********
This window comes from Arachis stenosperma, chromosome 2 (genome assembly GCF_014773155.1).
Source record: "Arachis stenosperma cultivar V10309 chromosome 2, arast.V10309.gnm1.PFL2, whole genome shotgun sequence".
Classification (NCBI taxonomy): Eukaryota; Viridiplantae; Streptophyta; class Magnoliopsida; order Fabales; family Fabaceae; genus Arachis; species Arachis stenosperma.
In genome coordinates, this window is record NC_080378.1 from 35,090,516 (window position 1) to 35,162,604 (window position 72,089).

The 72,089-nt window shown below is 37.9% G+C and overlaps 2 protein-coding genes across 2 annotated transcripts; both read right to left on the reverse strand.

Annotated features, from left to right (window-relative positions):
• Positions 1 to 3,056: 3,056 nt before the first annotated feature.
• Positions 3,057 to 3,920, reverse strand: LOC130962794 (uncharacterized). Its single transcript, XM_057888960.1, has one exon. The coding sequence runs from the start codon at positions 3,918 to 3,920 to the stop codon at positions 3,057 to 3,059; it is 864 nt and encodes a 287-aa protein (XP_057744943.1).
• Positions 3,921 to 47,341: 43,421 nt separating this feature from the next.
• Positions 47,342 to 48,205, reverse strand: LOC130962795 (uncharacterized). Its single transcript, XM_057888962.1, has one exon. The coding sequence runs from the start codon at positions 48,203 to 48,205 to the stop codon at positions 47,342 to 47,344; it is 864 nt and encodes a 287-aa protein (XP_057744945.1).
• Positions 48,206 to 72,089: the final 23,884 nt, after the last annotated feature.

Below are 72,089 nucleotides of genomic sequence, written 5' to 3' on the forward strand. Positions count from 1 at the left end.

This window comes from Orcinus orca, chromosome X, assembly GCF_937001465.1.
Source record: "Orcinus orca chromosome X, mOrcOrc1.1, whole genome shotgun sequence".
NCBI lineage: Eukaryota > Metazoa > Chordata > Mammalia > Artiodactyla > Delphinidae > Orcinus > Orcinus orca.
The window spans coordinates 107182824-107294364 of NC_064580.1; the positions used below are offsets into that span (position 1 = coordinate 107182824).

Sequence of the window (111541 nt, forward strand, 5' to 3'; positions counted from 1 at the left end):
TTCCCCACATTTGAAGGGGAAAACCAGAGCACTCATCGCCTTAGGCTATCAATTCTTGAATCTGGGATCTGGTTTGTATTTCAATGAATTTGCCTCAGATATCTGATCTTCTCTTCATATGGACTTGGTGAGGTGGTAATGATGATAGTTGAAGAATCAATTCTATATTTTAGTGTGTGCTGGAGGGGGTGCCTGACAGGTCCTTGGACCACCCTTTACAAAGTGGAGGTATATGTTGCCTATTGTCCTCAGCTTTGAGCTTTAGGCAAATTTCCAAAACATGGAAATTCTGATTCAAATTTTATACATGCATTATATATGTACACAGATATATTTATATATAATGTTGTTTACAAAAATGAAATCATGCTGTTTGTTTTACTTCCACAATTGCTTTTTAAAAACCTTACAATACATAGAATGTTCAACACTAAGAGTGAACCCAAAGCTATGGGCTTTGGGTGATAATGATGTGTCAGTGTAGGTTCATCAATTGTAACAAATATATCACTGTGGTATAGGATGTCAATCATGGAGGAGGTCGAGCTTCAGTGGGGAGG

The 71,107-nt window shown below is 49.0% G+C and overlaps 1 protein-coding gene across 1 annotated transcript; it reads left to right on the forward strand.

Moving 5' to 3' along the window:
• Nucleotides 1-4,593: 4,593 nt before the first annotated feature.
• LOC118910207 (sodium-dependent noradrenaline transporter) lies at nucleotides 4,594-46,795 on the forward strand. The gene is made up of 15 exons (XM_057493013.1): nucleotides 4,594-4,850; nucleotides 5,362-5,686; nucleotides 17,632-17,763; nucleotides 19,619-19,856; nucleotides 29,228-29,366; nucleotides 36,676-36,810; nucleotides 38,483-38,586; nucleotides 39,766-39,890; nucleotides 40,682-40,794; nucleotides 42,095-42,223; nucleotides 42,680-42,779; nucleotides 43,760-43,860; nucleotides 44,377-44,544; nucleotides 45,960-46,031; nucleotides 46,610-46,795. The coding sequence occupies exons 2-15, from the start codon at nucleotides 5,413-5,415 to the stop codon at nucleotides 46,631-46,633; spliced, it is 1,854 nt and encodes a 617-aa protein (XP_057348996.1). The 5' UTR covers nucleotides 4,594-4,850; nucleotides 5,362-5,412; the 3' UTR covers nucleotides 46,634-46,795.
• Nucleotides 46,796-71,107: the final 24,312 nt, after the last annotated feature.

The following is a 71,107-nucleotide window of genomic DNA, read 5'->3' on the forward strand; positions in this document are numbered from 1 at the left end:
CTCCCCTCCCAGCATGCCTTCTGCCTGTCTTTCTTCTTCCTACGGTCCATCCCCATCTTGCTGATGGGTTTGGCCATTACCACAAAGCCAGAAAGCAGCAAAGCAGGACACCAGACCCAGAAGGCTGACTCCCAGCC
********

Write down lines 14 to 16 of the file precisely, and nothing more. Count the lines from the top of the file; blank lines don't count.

Source record: "Orcinus orca chromosome X, mOrcOrc1.1, whole genome shotgun sequence".
NCBI lineage: Eukaryota > Metazoa > Chordata > Mammalia > Artiodactyla > Delphinidae > Orcinus > Orcinus orca.
The window spans coordinates 107182824-107294364 of NC_064580.1; the positions used below are offsets into that span (position 1 = coordinate 107182824).